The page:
“We are part of the American family,” Obama said. “We believe that in a country where every race and faith and point of view can be found, we are still bound together as one people; that we share common hopes and a common creed; that the dreams of a little girl in Tucson are not so different than those of our own children, and that they all deserve the chance to be fulfilled.”

Biden got the chance to offer a prelude to his speech Friday, thanks to a strong jobs report that saw the unemployment rate dip to 3.4 percent and a scheduled appearance at the Democratic National Committee’s winter meetings in Philadelphia.

“You know, as of this month, we’ve created 12 million new jobs,” Biden said. “We created more new jobs in two years than any President did in their entire term. And that’s because of you.  The strongest two years of growth in history by a long shot.”

The audience at a Democratic Party reception is of course unlike the scene the president will experience Tuesday night, looking out over the narrowly divided Congress and trying to deliver a message both to those in the chamber and to the national television audience.

Chinese balloon, economy mentions expected

Always in question is just how much of the speech will be directed at foreign policy, where there’s likely to be more common ground with Republicans especially when it comes to support for Ukraine’s ongoing efforts to respond to the invasion by Russia. There’s also always the issue of the news of the minute, in this case the presence in U.S. airspace last week of an allegedly wayward Chinese balloon that was eventually shot down off the South Carolina coast Saturday.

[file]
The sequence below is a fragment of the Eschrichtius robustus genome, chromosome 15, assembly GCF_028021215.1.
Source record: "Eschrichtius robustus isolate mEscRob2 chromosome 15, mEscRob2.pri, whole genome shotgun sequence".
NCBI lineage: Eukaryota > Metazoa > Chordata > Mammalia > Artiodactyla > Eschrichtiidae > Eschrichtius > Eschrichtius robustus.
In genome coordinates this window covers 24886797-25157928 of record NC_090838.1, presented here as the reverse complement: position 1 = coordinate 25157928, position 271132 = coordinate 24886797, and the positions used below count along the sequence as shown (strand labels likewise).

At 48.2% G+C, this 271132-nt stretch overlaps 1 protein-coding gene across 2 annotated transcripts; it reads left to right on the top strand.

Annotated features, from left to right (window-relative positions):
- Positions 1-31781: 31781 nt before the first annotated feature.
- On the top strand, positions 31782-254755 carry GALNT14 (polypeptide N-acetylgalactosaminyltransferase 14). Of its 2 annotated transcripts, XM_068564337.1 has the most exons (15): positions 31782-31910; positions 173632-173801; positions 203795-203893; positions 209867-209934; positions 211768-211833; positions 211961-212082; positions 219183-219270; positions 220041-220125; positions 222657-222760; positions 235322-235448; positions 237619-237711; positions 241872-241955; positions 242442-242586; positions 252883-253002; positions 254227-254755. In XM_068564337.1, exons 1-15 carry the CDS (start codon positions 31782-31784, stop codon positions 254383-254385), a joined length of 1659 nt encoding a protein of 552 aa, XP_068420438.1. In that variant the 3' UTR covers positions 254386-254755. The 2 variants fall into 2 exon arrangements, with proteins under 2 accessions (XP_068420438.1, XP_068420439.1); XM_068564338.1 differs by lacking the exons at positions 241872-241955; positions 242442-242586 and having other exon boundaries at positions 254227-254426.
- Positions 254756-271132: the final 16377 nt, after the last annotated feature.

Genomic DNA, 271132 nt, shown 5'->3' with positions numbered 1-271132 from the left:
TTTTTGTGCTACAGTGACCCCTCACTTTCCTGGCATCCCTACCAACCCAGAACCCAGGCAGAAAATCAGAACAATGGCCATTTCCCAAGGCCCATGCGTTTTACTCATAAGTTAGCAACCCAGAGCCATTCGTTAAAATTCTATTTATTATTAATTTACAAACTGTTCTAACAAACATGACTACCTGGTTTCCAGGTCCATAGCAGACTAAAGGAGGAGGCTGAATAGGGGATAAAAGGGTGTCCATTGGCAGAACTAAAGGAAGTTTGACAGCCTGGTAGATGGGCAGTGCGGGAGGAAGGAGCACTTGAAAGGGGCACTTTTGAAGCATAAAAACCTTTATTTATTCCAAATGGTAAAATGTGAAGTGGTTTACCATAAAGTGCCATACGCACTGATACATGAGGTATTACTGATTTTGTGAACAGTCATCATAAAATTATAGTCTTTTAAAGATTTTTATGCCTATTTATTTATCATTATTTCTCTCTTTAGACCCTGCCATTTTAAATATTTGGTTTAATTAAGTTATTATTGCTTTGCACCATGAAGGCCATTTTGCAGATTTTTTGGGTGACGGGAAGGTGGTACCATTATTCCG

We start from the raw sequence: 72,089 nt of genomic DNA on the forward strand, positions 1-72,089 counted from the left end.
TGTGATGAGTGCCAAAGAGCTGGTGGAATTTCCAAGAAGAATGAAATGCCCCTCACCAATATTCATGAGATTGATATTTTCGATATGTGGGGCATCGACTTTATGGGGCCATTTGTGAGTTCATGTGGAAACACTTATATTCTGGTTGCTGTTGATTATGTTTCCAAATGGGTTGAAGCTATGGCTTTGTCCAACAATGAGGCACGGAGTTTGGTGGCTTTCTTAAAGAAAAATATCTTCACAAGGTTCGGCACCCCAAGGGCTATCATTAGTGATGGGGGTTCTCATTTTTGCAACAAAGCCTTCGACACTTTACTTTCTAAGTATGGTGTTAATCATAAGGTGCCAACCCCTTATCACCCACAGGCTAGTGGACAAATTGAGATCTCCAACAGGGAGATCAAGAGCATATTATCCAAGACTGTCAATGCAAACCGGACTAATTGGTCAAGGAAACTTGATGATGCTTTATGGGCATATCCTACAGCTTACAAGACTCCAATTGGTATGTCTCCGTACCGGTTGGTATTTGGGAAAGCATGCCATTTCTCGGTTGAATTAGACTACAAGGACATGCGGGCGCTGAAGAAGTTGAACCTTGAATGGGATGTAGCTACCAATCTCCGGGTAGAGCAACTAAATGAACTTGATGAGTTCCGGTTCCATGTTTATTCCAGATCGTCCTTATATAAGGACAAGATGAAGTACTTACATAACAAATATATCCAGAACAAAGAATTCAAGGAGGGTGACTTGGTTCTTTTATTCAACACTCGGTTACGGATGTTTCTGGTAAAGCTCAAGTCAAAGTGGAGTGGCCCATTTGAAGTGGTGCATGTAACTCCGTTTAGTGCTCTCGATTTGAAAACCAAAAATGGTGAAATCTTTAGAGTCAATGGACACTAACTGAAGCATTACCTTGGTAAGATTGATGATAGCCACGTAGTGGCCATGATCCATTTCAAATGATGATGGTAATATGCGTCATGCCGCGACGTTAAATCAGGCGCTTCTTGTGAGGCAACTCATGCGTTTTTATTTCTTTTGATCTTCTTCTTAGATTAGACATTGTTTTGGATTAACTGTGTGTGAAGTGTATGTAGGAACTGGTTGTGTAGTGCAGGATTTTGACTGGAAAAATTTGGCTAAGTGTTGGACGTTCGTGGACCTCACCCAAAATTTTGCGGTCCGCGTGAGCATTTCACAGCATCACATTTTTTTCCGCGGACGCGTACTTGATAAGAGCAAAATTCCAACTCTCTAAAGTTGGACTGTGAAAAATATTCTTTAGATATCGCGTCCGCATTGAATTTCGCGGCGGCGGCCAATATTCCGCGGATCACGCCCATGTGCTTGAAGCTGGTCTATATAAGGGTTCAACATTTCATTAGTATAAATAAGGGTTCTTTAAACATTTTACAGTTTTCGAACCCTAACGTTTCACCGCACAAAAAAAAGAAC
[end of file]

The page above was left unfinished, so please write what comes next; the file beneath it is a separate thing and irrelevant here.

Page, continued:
The Associated Press reported on Sunday that the speech would reference the balloon incident in the context of the U.S. response to China’s military and economic influence. The report also said Biden would in fact be touting what his advisers say are his wins on the economy.

“It’s constantly being reworked and it will be until the very last moment,” Jean-Pierre said Thursday. Biden was at Camp David over the weekend working on the speech.

The address will also kick off traditional post-speech presidential travel with an itinerary that looks like the setup for the president to launch his 2024 reelection campaign. Biden has stops in Wisconsin and Florida planned while Vice President Kamala Harris, who will be sitting next to McCarthy behind the president during the speech, will be heading off to Georgia and Minnesota.

National Economic Council Director Brian Deese, previewing the economic policy themes of the remarks on Monday, said to expect that the way Biden will highlight policy victories will reflect a “real consistent vision that from the campaign to the early days to ongoing, even as we have dealt with variety of unexpected issues that we have had to work through, the president has had a vision about what it could actually mean to grow the — economy from the bottom up.”